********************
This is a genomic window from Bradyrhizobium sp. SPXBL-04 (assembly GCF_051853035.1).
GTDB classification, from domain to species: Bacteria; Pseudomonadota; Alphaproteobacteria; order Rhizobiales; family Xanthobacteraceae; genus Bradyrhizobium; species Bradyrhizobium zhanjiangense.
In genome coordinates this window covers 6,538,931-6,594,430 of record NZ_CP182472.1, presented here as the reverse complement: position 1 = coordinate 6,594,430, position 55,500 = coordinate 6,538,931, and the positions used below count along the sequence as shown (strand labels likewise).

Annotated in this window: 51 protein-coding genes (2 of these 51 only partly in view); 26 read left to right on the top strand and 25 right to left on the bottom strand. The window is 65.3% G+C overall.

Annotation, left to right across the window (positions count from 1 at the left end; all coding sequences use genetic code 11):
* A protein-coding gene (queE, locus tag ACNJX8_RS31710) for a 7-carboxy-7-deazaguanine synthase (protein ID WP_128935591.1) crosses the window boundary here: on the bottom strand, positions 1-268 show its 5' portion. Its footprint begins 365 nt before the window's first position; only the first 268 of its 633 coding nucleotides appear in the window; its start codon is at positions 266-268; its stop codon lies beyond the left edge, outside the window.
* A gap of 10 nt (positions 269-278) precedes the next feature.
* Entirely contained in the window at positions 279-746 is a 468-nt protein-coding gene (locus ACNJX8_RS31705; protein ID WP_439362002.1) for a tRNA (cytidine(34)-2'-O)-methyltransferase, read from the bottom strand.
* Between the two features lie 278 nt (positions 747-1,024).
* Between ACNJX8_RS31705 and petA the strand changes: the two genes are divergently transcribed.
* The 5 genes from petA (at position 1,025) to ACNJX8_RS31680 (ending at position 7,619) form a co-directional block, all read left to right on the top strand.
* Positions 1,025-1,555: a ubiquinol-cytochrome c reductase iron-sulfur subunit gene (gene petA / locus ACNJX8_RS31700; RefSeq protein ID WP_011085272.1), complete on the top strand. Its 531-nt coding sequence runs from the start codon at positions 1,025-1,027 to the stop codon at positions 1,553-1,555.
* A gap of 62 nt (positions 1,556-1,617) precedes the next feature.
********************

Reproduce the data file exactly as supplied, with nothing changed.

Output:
This is a genomic window from Bradyrhizobium sp. SPXBL-04 (assembly GCF_051853035.1).
GTDB classification, from domain to species: Bacteria; Pseudomonadota; Alphaproteobacteria; order Rhizobiales; family Xanthobacteraceae; genus Bradyrhizobium; species Bradyrhizobium zhanjiangense.
In genome coordinates this window covers 6,538,931-6,594,430 of record NZ_CP182472.1, presented here as the reverse complement: position 1 = coordinate 6,594,430, position 55,500 = coordinate 6,538,931, and the positions used below count along the sequence as shown (strand labels likewise).

Annotated in this window: 51 protein-coding genes (2 of these 51 only partly in view); 26 read left to right on the top strand and 25 right to left on the bottom strand. The window is 65.3% G+C overall.

Annotation, left to right across the window (positions count from 1 at the left end; all coding sequences use genetic code 11):
* A protein-coding gene (queE, locus tag ACNJX8_RS31710) for a 7-carboxy-7-deazaguanine synthase (protein ID WP_128935591.1) crosses the window boundary here: on the bottom strand, positions 1-268 show its 5' portion. Its footprint begins 365 nt before the window's first position; only the first 268 of its 633 coding nucleotides appear in the window; its start codon is at positions 266-268; its stop codon lies beyond the left edge, outside the window.
* A gap of 10 nt (positions 269-278) precedes the next feature.
* Entirely contained in the window at positions 279-746 is a 468-nt protein-coding gene (locus ACNJX8_RS31705; protein ID WP_439362002.1) for a tRNA (cytidine(34)-2'-O)-methyltransferase, read from the bottom strand.
* Between the two features lie 278 nt (positions 747-1,024).
* Between ACNJX8_RS31705 and petA the strand changes: the two genes are divergently transcribed.
* The 5 genes from petA (at position 1,025) to ACNJX8_RS31680 (ending at position 7,619) form a co-directional block, all read left to right on the top strand.
* Positions 1,025-1,555: a ubiquinol-cytochrome c reductase iron-sulfur subunit gene (gene petA / locus ACNJX8_RS31700; RefSeq protein ID WP_011085272.1), complete on the top strand. Its 531-nt coding sequence runs from the start codon at positions 1,025-1,027 to the stop codon at positions 1,553-1,555.
* A gap of 62 nt (positions 1,556-1,617) precedes the next feature.